For a moment Asimov thought about Yōd, the young lady who had gone along with him on the long journey back towards home from the Andromeda galaxy. They had become close friends, then one day during the return trip from the other galaxy, she had suddenly disappeared. Since then, Asimov had grown increasingly lonely, frequently wishing for human companionship.

Many Sails "spoke" directly into Asimov's mind: Sorry, but Yōd was needed elsewhere.

Asimov muttered to Many Sails, "I wish you had told me that you could take human form."

Many Sails joined Asimov at the viewer and she briefly gazed upon the image of Earth. Turning her head to the side and batting her eyes seductively, she spoke, "No, it would not have been wise for me to distract your mind from your memories of real women. Today, I adopted this particular body form knowing that it would appeal to your tastes in women. However, I know too many tricks and command great powers that would allow me to make this simulated body far too appealing to you. Had we lived together during the past few months with me in this humanoid form then you would have been ruined... unable to appreciate the lesser charms of a real human woman."

Asimov was not able to decide if he was actually hearing her voice or if he was still in telepathic contact with Many Sails. At least her lips moved. Isaac looked carefully into her eyes and he was momentarily alarmed by a sense of the alien that clung to this womanly incarnation of Many Sails, but he dismissed this shuddery emotional dysphoria from his mind. He tested if he still had a telepathic connection to Many Sails by only thinking a provocative thought:  You have crafted for yourself a body that reminds me of my youth. His mind was filled by the sweet memory of the first time he had ever held a woman in his arms and he allowed himself to mix that old memory with an imagined fantasy of reaching out and placing his hands on the symmetrical curves of her hips.

Many Sails was "reading" Isaac's thoughts. She ran her hands along the soft contour of her sides and added, "I'm glad you approve of my adopted physical form. I have fun by occasionally playing this sort of dress up game." She turned her head to again face directly into the viewer.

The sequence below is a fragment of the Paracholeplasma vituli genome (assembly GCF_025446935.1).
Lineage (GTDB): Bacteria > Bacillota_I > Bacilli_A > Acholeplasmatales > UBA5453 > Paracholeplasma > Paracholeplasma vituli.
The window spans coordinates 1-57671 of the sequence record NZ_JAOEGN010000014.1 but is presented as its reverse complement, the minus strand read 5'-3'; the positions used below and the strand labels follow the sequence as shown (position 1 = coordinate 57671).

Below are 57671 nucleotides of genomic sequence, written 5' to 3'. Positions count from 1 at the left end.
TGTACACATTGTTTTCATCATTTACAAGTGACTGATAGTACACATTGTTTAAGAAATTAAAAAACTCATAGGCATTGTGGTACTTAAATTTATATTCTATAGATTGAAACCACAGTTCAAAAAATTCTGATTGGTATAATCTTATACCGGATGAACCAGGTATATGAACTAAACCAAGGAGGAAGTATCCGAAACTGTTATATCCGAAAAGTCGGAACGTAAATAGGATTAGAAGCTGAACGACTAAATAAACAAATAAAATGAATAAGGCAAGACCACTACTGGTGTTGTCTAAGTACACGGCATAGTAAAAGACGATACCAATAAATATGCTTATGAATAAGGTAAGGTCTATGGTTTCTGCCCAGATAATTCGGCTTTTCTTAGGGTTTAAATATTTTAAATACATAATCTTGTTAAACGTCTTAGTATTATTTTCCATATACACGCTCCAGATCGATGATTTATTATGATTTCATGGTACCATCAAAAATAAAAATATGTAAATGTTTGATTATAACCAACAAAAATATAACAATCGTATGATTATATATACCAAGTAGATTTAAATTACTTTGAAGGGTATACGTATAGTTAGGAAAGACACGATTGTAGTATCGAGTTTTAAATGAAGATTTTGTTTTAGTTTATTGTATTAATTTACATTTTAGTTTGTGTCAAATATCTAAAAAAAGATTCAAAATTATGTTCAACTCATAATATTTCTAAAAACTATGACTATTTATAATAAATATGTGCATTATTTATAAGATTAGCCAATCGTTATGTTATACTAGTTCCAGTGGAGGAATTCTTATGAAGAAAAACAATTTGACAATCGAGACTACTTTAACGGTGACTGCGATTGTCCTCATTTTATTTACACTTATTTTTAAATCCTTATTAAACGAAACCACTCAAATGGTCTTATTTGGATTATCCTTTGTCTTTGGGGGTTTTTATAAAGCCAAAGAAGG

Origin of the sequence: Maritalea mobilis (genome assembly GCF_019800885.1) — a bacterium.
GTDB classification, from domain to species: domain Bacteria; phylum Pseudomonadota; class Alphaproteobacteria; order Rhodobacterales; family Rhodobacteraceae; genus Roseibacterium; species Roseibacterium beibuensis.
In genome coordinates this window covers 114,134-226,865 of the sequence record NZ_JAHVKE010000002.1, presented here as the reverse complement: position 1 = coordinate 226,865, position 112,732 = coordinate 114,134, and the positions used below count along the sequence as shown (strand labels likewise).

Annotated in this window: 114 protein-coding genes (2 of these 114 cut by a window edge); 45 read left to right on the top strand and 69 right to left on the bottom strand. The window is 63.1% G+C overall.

Asimov followed her gaze and he returned his attention to the view screen. He began, "Many-" but cut himself off. "I will feel silly if I have to parade around Earth calling a pretty girl 'Many Sails'."

The girl laughed and suggested, "Rather than call me Many Sails, just call me Mahasvin."

"Very well." Asimov was intrigued by Mahasvin's face. Ignoring her large eyes, there was something familiar about her appearance. He asked, "Who was the Earth girl who inspired your disguise?"

Mahasvin replied, "I'm not really in disguise; this is me." She held her arms out away from her torso and used her hands to gesture towards herself. She stamped a foot on the floor, "And this spaceship is me." She tapped a finger against her head, "This body is one of my many physical manifestations, but in one sense you are correct... in creating this appendage here today I am once again adopted the physical form of a real lady who once lived on Earth." She changed the subject and directed his attention back to Earth. "How do you like the look of your world?"

Asimov pointed towards the sickly green algal cloud, "I still like the idea of using ocean microbes to suck up Earth's excess carbon dioxide."

Mahasvin shrugged. "It is a good challenge for you Earthlings." During their voyage to the Andromeda galaxy and back, Asimov and Many Sails had often discussed Earth's global warming problem. "Can a swarm of primitive tool-using primates clean up the big mess they have made?"

Asimov grunted, "Ug." Trying to dismiss the problems of Humanity and their self-inflicted wounds from his thoughts, he turned his eyes away from the view of Earth and once again studied Mahasvin and the brightly colored dress she was wearing. Isaac had no doubt that her clothing, and, indeed, the entire body of this newly created Mahasvin, was composed of some exotic material unknown to Earthly science. Her dark hair seemed alive and the tips of each strand of synthetic hair that rested on her shoulders seemed to be at war with the shifting colors that were emitted by the twisting and dancing threads of her gown. He briefly wondered how Mahasvin hoped to avoid attracting unwanted attention on Earth, but he shrugged and that mystery instantly slipped from his consciousness. In an attempt to inflate his spirits and build up his courage, Asimov muttered, "Please don't bring me down on the day of my triumphant return to Earth."